Monday, February 6, 2012

No meaning

Don't worry, i am not here to talk about the meaning of life, the argument between creationists and evolutionists or even the bigger questions like petrol versus diesel cars, or the yet bigger and far more important questions such as should i have my satellite navigation system in a male or female voice


But what I actually wanted to talk about was directions; not the sort my Tom-tom give out, but the sort we (GPs) give out, and in particular, on medication. Ever since I can remember I, like my colleagues, have prescribed paracetamol 1g four to six hourly. But what does 4 to 6 hourly actually mean. Does it mean i should leave alternating lengths of time between doses; if i take my next dose in 4 hours, the following dose should be in 6 hours. Or does it mean i should take an average and leave 5 hours between doses. Does it mean if i don't take the next dose in the two hour window of 4 and 6 hours since the previous dose that i will come to some harm if I were to, say for example, leave 6 hours and 5 minutes between doses.

As we all know, it means none of the above. In fact it doesn't really mean anything does it? Yet we see it all the time. What the instructions should say is take as required – leaving a minimum interval of 4 hours between each dose of 1gram and not taking more than 4grams in any 24 hour period.

Most patients probably just ignore the instructions on medication anyway...or at least they seem to with most medicines


But what happens when we prescribe oramorph in terminal care. All sorts of variations on prescriptions are seen. Some examples are 2.5-5mls 2-4 hourly prn. Some will prescribe 5mg 4-6 hourly. Others will prescribe a more exact dose – but prescribe it hourly. Now i know what I would do when I do the prescribing; But, these sort of vague prescriptions leave patients confused and its hardly surprising. Those of a more cautious disposition will be at risk of under-using and leaving themselves in pain when they could be, quite safely using shorter intervals between doses.

As a locum you see just about every conceivable variation

What's even worse, of course, when all that is written is "as directed" as a direction; most frequently seen for children's medications. Take as directed....directed by whom? The which case it should be on the prescription, as directed by the manufacturer? Or just take as the patient feels like self directing? Whenever I see that i simply interpret as the person issuing the prescription was too lazy to look up the dose in the BNF or weigh the child

Anyway i am going to get off my soap box and head home directed by by sat nav. Although if it simply says – at the next roundabout proceed as directed...I will just have to do as I am old. Oh and in case you were wondering what the correct answer to the above conundrum was the first option which is correct. Only a man can read maps and give directions, so i am not about to let a woman's voice come though on the sat nav.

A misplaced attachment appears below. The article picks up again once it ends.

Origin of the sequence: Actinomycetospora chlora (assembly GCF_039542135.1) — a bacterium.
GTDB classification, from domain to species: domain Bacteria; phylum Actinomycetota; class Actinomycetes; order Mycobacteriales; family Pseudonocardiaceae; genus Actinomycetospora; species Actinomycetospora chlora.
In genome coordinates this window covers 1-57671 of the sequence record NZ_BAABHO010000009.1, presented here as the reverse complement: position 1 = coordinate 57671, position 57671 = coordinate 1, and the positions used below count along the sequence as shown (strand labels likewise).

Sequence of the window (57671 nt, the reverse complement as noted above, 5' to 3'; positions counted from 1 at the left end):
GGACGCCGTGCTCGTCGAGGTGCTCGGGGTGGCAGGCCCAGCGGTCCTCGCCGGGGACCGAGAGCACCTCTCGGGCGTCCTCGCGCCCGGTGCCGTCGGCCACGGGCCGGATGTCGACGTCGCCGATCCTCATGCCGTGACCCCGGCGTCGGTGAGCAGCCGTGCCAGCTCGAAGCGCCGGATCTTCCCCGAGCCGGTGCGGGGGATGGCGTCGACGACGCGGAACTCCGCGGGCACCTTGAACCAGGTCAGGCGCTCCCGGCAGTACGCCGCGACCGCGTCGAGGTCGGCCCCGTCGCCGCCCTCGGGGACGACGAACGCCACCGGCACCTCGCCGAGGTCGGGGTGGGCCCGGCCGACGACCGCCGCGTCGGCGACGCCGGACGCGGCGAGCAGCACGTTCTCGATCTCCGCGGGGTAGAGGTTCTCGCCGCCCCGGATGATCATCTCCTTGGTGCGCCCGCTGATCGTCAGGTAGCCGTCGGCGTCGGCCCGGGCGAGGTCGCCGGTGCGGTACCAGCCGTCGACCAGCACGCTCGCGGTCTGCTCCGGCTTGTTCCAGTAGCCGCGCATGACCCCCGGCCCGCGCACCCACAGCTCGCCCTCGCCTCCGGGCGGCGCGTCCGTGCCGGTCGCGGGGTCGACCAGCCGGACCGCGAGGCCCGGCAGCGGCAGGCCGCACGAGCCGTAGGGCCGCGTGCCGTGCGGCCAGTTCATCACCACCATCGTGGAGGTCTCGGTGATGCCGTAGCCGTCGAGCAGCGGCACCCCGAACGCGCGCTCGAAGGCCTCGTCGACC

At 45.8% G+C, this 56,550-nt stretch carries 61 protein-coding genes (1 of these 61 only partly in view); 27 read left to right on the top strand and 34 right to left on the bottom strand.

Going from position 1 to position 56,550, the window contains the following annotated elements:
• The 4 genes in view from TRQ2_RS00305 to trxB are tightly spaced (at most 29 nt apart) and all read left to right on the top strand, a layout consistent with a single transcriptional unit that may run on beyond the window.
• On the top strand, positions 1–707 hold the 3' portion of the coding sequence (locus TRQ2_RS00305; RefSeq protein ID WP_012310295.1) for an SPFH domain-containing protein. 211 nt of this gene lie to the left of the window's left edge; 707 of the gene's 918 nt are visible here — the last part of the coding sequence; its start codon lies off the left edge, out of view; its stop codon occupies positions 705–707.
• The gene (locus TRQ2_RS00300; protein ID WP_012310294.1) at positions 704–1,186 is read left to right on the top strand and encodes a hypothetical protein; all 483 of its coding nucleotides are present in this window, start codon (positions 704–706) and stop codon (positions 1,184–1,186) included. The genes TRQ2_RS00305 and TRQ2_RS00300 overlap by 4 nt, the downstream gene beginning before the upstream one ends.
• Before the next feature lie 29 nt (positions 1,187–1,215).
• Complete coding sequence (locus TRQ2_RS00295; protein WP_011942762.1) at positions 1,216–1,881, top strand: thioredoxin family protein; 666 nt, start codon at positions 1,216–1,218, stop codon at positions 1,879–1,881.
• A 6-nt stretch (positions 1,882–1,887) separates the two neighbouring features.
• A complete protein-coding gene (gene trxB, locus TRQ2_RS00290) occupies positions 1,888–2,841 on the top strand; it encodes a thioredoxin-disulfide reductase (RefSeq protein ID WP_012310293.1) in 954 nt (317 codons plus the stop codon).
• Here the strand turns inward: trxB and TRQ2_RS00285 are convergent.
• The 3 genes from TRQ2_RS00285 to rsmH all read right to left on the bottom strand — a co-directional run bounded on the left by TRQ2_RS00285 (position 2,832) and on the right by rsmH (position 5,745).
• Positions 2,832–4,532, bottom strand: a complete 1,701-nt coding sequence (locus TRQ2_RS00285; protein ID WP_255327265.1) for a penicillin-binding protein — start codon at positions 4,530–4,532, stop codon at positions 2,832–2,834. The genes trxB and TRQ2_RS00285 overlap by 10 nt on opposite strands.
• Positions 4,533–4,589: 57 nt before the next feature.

Wednesday, February 1, 2012

Not Much Ado about Paperwork

Scene – a surgery in fair Basingstoke


[receptionist enters]

Receptionist    Where for art thou locum tenens? Thy presence is requested to scribe your signature on prescriptions, to sign off the results from the leeches and to scribe your knowledge on many a document in the parchment workflow. Thee must come hither now; C'mon, lest you have a break for the olde English tea and we not feel that we have got our worth for the gold we have paid ye! Where thou in Denmark the word lokum would mean a toilet, and we could quite gladly cast our sewage wastes into your being, but in this country we will dress it up, as were it a loftier package.


[locum enters]

Locum    I hear ye oh reception wench. Thou dost holler in lofty tones. Yet thy voice – sweet as a birdsong in morn' dost carry the folly of misconception. The parchment workflow be not the burden of the locum, but the toil of the partner. For he or she be at the helm of such responsibility and better kin with the patient to whom such toil pertains to perform the act of completion. Likewise the agreement to which the NHS and GP contract enslaves the holder of the contract, engages that it be the GP to which thus errands fail.

Alas I am already engaged on the toil of seeing thy patients and engaging the guide to lead me unto the abodes of the patients that require my tinctures and remedies for their maladies.

I implore ye to kneel at the shrine of thy boss and engage him in your toils, lest he be ignorant of their measure

[Exit locum to house visits] [exit receptionist to whine at anybody who will listen]

[Enter narrator]

Narrator    Sadly ladies and gentlemen, this is not a comedy. Despite much education, it is still the misconception in practices that it is safe for locums to do workflow and sign of repeat prescriptions for patients they have never seen, in systems they are not party to. It's not about the workload, it's about patient safety. Progress....i bet it was the same in the days of Romeo and Juliet. And while this passage may try and capture the language of the time, I suspect it be deemed a tragedy in its prose. For that, please forgive me.